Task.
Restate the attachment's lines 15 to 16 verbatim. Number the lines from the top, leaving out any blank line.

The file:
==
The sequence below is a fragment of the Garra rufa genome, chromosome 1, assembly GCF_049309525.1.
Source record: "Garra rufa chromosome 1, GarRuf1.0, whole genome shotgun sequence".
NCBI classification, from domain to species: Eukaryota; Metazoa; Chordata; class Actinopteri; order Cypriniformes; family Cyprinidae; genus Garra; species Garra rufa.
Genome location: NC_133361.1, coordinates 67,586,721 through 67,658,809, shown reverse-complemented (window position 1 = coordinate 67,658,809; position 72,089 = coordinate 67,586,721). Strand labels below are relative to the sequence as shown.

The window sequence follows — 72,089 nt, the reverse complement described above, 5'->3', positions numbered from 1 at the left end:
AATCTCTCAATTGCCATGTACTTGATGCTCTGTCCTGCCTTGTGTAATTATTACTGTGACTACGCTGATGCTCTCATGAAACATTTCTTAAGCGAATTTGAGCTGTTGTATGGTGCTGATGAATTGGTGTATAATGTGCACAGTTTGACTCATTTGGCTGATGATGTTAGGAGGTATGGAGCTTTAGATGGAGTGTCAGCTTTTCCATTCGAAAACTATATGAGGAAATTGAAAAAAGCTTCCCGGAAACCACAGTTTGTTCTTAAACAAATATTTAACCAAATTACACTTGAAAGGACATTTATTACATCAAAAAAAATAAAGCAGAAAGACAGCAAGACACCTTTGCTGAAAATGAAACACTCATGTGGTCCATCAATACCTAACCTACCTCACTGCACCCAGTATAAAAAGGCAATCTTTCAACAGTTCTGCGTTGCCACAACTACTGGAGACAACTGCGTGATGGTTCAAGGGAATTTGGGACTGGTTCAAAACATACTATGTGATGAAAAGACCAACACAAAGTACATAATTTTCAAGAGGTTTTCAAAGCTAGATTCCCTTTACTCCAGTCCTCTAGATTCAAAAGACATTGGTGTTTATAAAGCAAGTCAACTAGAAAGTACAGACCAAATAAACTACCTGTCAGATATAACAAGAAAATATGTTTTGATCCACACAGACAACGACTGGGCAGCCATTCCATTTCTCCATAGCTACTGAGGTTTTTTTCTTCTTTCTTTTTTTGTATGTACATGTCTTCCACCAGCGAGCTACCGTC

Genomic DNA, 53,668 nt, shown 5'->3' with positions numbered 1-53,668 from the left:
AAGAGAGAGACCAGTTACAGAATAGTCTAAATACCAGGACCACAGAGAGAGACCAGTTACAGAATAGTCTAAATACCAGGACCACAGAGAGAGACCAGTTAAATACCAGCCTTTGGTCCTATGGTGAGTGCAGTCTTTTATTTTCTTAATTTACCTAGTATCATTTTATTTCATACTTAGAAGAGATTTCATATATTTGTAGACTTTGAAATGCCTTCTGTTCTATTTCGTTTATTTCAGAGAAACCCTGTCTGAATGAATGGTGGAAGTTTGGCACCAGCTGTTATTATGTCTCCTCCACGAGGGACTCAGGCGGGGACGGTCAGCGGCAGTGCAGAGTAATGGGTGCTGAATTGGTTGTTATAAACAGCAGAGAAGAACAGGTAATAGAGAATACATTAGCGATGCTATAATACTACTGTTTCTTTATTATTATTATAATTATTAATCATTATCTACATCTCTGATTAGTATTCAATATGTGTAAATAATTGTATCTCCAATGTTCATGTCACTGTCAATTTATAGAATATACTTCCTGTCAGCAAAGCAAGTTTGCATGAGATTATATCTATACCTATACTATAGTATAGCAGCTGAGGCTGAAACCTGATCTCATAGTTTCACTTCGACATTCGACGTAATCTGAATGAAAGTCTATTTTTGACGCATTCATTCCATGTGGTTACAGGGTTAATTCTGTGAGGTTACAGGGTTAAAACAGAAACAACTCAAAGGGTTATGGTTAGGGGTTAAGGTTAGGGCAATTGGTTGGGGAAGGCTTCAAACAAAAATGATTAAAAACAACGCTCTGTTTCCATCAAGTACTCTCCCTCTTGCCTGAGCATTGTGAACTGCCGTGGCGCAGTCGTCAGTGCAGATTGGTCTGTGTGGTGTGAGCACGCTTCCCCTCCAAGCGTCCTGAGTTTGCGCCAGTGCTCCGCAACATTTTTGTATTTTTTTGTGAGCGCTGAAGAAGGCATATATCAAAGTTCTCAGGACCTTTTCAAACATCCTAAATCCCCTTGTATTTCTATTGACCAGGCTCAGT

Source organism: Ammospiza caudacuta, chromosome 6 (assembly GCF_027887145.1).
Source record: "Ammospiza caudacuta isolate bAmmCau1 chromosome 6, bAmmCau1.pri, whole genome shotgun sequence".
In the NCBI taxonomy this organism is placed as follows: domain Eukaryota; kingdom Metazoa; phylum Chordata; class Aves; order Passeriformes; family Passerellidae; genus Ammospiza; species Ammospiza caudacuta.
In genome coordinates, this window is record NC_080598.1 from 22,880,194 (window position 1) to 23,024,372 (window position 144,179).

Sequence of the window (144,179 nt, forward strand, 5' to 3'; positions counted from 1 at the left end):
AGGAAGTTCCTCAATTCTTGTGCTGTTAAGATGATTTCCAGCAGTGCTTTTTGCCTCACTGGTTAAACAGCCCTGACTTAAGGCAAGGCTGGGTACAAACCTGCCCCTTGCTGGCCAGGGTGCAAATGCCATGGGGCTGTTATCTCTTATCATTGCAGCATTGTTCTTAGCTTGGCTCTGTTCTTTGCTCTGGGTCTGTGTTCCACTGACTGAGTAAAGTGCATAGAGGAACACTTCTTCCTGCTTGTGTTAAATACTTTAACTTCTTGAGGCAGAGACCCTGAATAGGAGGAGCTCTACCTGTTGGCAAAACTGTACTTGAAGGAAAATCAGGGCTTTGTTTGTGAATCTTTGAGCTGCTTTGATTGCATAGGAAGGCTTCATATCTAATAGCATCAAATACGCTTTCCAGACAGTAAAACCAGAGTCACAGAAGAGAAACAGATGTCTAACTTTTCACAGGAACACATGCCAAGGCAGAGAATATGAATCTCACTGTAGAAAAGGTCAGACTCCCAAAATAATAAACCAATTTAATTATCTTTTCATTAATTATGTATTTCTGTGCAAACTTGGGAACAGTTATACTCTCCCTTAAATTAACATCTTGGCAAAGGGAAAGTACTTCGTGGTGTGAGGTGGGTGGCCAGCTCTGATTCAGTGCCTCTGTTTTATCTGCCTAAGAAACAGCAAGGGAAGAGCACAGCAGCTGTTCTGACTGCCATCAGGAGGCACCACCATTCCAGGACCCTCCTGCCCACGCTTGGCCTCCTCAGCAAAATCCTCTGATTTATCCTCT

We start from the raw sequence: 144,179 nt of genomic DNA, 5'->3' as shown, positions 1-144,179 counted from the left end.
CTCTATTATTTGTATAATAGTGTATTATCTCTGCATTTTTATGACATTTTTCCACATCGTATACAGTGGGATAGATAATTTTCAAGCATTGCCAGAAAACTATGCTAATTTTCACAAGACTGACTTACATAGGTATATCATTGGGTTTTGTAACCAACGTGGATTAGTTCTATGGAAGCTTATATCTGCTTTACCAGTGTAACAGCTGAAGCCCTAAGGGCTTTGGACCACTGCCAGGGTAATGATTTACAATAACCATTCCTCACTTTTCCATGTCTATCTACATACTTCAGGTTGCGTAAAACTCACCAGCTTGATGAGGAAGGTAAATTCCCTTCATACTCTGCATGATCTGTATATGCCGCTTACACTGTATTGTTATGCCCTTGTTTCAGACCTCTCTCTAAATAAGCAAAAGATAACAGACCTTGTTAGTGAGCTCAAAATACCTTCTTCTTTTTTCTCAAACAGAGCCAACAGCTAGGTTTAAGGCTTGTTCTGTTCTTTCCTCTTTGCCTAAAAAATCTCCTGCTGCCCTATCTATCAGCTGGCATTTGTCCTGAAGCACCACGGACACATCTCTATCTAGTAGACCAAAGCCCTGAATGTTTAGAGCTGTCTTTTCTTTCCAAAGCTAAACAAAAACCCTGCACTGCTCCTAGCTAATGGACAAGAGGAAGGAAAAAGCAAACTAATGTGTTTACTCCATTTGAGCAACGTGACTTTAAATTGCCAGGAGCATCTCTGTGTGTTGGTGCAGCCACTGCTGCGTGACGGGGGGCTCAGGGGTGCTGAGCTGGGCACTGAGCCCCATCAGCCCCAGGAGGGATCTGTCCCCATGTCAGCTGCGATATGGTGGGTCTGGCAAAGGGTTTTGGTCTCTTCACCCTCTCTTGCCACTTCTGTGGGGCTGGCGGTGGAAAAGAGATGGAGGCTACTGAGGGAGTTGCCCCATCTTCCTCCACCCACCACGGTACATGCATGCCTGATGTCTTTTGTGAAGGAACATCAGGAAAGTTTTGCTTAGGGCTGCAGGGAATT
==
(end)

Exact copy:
We start from the raw sequence: 144,179 nt of genomic DNA, 5'->3' as shown, positions 1-144,179 counted from the left end.
CTCTATTATTTGTATAATAGTGTATTATCTCTGCATTTTTATGACATTTTTCCACATCGTATACAGTGGGATAGATAATTTTCAAGCATTGCCAGAAAACTATGCTAATTTTCACAAGACTGACTTACATAGGTATATCATTGGGTTTTGTAACCAACGTGGATTAGTTCTATGGAAGCTTATATCTGCTTTACCAGTGTAACAGCTGAAGCCCTAAGGGCTTTGGACCACTGCCAGGGTAATGATTTACAATAACCATTCCTCACTTTTCCATGTCTATCTACATACTTCAGGTTGCGTAAAACTCACCAGCTTGATGAGGAAGGTAAATTCCCTTCATACTCTGCATGATCTGTATATGCCGCTTACACTGTATTGTTATGCCCTTGTTTCAGACCTCTCTCTAAATAAGCAAAAGATAACAGACCTTGTTAGTGAGCTCAAAATACCTTCTTCTTTTTTCTCAAACAGAGCCAACAGCTAGGTTTAAGGCTTGTTCTGTTCTTTCCTCTTTGCCTAAAAAATCTCCTGCTGCCCTATCTATCAGCTGGCATTTGTCCTGAAGCACCACGGACACATCTCTATCTAGTAGACCAAAGCCCTGAATGTTTAGAGCTGTCTTTTCTTTCCAAAGCTAAACAAAAACCCTGCACTGCTCCTAGCTAATGGACAAGAGGAAGGAAAAAGCAAACTAATGTGTTTACTCCATTTGAGCAACGTGACTTTAAATTGCCAGGAGCATCTCTGTGTGTTGGTGCAGCCACTGCTGCGTGACGGGGGGCTCAGGGGTGCTGAGCTGGGCACTGAGCCCCATCAGCCCCAGGAGGGATCTGTCCCCATGTCAGCTGCGATATGGTGGGTCTGGCAAAGGGTTTTGGTCTCTTCACCCTCTCTTGCCACTTCTGTGGGGCTGGCGGTGGAAAAGAGATGGAGGCTACTGAGGGAGTTGCCCCATCTTCCTCCACCCACCACGGTACATGCATGCCTGATGTCTTTTGTGAAGGAACATCAGGAAAGTTTTGCTTAGGGCTGCAGGGAATT